Healthy Living: Relieving stress during the holiday season
As we approach the official start of the holiday season, visions of holiday festivities come to mind. This is the most wonderful time of the year, after all. Or is it? According to a report released by the American Psychological Association, 62 percent of Americans report experiencing holiday stress. Fifty-two percent of us report being more irritable at this time of year, and 68 percent of us say we are more fatigued.
While family gatherings and packed schedules account for some of the stress, the number one stressor for most Americans is money. According to the Association, 62 percent of Americans report fretting about personal finances during this season. This comes as no surprise during a time when iPads and XBoxes have replaced yo-yos and board games on holiday wish lists.
Whether your stress is related to money, family or the season in general, what’s important is how you manage it.
Managing holiday stress
∎ Calm down. If you’ve never tried meditation, now might be a good time to think about it. David Marks, who directs the Mindfulness Meditation classes at the Hampshire Regional YMCA, recommends taking a few moments out of each day to be “in the present.” This includes taking the time to slow down, taking deep breaths, and simply relaxing. And, while visions of shopping lists and school plays might
be hard to push aside, Marks says that taking a quick 1 to 5 minutes out of our busy days to simply slow down is well worth the effort.
∎ Get moving. Perhaps one of the best ways to overcome stress during the holidays is to exercise regularly. Research shows that physical activity not only boosts your fitness and energy levels, but can also elevate your moods. In addition, exercise has been found to reduce anger, tension, fatigue and confusion. If the colder temperatures are keeping you indoors, consider joining a facility like the YMCA.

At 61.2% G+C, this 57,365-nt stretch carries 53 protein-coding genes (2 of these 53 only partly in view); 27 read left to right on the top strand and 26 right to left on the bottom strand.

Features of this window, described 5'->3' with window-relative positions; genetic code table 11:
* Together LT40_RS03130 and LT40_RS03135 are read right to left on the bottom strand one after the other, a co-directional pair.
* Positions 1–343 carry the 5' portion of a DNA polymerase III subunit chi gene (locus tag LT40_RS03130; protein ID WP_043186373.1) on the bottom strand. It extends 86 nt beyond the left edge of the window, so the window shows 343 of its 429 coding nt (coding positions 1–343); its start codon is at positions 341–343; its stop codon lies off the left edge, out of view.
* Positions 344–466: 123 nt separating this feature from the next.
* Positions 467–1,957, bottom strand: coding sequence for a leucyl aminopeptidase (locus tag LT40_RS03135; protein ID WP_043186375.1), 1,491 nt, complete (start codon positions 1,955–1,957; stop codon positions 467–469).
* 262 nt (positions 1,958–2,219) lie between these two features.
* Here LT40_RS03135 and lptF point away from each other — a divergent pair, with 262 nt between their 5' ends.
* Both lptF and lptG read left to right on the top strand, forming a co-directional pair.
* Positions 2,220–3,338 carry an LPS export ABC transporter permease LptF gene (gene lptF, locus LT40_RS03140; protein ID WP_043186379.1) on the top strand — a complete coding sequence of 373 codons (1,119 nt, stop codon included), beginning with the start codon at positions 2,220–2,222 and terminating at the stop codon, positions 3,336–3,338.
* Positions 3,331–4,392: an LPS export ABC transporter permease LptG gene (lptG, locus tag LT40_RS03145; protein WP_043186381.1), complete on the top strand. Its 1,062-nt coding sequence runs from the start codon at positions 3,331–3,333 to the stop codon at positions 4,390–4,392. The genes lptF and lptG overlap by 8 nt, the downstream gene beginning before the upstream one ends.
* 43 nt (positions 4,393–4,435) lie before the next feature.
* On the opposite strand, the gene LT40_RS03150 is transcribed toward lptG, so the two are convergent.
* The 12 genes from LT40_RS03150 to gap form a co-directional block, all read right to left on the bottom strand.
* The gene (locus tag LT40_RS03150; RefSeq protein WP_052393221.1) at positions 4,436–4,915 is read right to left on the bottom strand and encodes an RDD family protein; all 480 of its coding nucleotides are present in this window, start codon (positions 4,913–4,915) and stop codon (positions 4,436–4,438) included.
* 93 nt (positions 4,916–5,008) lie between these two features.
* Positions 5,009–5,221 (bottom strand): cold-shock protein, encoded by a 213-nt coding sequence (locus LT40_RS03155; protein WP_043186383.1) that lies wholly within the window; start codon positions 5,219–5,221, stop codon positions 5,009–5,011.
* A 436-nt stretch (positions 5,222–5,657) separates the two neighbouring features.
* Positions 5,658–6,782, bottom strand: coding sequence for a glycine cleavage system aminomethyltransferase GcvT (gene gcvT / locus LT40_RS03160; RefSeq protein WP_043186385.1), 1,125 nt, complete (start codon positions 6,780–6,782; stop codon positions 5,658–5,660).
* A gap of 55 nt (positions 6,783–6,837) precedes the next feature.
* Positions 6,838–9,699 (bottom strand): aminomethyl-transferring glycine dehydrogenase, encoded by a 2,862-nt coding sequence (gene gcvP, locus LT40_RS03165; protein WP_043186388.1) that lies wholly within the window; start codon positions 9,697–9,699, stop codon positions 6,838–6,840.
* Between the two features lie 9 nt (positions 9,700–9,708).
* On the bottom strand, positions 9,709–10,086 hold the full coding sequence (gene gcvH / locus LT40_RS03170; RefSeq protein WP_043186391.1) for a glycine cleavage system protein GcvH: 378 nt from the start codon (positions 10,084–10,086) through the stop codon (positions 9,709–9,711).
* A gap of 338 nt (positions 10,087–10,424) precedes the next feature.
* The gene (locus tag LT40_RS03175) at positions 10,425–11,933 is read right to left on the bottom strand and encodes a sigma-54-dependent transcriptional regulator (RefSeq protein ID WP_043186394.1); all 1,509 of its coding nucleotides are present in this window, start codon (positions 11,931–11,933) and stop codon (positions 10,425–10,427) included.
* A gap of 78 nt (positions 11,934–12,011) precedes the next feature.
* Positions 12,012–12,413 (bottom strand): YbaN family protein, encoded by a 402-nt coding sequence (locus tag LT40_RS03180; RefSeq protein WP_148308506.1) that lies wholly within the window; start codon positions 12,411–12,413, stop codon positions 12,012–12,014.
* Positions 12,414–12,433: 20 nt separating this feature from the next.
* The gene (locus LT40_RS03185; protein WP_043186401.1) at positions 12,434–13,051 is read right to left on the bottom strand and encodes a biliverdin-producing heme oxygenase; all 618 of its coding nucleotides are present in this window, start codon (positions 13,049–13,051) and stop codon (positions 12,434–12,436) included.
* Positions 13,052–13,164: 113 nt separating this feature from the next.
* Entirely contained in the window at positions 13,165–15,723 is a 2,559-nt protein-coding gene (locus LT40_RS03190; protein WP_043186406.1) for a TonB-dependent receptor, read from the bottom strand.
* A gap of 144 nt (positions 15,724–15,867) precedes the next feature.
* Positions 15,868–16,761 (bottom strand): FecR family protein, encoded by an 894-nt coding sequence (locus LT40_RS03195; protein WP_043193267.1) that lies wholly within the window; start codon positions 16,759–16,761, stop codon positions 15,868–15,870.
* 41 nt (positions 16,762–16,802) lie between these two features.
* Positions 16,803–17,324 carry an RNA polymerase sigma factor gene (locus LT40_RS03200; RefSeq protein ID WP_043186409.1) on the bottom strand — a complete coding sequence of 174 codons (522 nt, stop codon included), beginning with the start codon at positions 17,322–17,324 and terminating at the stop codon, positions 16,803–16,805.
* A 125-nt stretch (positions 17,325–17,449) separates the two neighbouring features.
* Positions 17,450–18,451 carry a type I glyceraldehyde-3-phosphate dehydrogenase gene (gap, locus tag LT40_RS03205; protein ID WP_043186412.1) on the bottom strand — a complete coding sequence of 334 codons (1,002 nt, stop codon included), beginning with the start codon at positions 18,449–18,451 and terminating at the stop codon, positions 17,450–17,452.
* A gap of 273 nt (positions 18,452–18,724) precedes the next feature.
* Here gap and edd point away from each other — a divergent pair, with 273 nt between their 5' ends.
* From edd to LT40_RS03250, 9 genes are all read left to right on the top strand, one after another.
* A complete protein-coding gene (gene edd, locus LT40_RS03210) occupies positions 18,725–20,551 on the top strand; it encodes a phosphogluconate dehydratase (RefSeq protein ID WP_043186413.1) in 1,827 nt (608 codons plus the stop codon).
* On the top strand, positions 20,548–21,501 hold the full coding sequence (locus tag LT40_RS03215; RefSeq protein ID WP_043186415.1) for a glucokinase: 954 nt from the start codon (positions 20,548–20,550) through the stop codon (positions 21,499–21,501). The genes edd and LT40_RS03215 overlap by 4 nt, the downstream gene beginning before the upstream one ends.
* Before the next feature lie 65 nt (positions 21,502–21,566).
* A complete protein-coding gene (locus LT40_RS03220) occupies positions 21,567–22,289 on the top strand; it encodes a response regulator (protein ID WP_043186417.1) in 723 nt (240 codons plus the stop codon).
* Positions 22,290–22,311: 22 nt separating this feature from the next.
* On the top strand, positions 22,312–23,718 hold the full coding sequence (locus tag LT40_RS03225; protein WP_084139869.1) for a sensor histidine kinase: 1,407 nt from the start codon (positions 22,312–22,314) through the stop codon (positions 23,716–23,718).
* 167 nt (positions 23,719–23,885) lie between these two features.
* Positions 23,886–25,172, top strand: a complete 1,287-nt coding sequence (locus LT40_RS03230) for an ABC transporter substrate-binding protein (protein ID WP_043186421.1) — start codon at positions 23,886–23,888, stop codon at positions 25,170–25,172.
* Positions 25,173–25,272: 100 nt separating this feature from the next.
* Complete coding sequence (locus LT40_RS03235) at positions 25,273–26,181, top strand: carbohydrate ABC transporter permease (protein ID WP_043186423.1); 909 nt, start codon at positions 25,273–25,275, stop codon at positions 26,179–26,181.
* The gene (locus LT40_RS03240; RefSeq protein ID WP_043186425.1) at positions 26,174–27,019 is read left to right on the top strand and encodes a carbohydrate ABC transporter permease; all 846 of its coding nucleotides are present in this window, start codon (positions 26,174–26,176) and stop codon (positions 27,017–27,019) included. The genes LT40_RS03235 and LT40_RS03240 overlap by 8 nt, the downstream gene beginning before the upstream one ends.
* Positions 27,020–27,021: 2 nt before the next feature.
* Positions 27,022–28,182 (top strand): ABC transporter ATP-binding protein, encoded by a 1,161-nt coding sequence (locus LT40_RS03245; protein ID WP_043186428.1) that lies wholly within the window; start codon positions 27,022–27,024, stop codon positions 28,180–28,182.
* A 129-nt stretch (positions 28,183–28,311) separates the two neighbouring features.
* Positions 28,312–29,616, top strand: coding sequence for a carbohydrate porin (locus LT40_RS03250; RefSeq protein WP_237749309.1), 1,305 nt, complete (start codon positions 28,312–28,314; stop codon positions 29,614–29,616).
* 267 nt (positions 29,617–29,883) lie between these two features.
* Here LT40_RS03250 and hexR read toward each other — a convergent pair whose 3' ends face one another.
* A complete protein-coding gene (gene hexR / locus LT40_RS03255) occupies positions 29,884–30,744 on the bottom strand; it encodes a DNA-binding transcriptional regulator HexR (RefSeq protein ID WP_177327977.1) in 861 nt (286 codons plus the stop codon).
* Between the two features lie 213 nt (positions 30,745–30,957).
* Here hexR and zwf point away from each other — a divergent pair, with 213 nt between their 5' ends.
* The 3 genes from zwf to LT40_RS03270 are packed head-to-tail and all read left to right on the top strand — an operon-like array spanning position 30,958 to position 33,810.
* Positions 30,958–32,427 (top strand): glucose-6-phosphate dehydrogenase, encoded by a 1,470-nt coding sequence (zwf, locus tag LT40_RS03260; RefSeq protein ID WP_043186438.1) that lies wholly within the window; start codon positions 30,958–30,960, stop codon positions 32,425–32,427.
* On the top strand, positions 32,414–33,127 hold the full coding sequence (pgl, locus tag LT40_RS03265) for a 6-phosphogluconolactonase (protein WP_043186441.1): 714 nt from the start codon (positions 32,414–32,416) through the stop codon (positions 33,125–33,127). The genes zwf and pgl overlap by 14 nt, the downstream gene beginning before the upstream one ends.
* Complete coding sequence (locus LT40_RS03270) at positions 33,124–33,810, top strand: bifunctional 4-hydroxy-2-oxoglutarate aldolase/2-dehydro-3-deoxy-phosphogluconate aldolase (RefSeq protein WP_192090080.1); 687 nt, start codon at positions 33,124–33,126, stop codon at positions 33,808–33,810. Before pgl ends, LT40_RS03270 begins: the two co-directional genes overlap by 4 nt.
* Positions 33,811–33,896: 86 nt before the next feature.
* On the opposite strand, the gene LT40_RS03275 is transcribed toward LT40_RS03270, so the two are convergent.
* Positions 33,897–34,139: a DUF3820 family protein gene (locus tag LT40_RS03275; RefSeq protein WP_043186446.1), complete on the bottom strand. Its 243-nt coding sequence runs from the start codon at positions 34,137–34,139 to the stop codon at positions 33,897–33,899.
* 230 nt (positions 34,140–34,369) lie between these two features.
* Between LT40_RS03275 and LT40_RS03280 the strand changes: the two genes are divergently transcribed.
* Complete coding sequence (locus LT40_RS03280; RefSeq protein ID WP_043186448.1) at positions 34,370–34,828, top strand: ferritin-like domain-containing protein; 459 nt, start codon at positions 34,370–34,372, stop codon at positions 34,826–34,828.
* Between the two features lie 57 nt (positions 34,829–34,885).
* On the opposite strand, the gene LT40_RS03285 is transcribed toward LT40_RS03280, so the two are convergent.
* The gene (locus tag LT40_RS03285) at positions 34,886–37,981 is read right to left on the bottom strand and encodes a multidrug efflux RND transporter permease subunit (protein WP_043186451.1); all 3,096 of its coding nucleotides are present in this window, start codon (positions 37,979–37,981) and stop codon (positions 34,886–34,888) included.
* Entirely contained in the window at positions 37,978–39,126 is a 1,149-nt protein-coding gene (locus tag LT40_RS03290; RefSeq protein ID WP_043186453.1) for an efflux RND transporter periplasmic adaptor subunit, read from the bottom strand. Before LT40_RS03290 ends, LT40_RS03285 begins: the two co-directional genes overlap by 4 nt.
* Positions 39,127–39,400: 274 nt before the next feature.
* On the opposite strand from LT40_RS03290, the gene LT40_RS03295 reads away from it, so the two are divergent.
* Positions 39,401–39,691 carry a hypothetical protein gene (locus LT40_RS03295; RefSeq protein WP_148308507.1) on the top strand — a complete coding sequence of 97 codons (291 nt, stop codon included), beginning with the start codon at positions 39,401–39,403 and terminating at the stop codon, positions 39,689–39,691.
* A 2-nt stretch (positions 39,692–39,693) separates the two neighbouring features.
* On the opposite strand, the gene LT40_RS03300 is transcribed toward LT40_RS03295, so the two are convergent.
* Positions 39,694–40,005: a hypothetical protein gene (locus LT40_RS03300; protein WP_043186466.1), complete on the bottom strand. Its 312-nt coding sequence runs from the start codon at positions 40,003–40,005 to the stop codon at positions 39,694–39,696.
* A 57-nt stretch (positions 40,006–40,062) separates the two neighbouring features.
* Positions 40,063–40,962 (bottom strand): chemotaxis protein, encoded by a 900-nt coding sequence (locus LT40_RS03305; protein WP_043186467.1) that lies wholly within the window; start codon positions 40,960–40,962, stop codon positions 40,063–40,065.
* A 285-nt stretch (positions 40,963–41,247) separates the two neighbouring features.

∎ Eat right. During a time when holiday cookies and hors d’oeuvres surround us, this might sound like an impossible task. But, research has shown that healthy eating plays a crucial role in dealing with stress. Carbohydrates, protein, fat, vitamins and minerals are all important for energy, mental concentration and emotional stability.
∎ Give. Whether it is purchasing a gift for a child in need or volunteering your time at a local food pantry, new studies attest to the benefits of giving. In fact, the National Institutes of Health found that when people give or donate their time to charities, it activates regions of the brain associated with pleasure, social connection and trust, creating a “warm glow” effect. Who doesn’t want that?
∎ Get help. If you find yourself feeling persistently sad or anxious, unable to sleep, irritable and hopeless, and unable to maintain regular tasks, even after trying stress reduction techniques, it is important you get help. Talk to your doctor or a mental health professional, particularly if these symptoms persist.
Don’t forget the kids
Although holiday time means presents and no school for most kids, Jonathan Schwab, M.D., Pediatrician and Hampshire Regional YMCA Board Member, reminds us that it can also be a stressful time for them. According to Schwab, this is particularly true for families facing financial challenges, in separated or blended families, and in families where a loved one has recently passed away. Some suggestions from Schwab: continuing traditions even when one family member is not present, planning events well ahead of time, talking to your children about what to expect, and not trying to overcome the loss of an absent family member with an over-abundance of gifts.
Also, if your family is dealing with a loss, Schwab recommends that you consult with your child’s physician and consider receiving help through a support group like The Garden, A Center for Grieving Children and Teens offered through the Hampshire Regional YMCA. More information on The Garden can be found at www.hrymca.org.
Lindsay Doak is a member of the Hampshire Regional YMCA Board of Directors.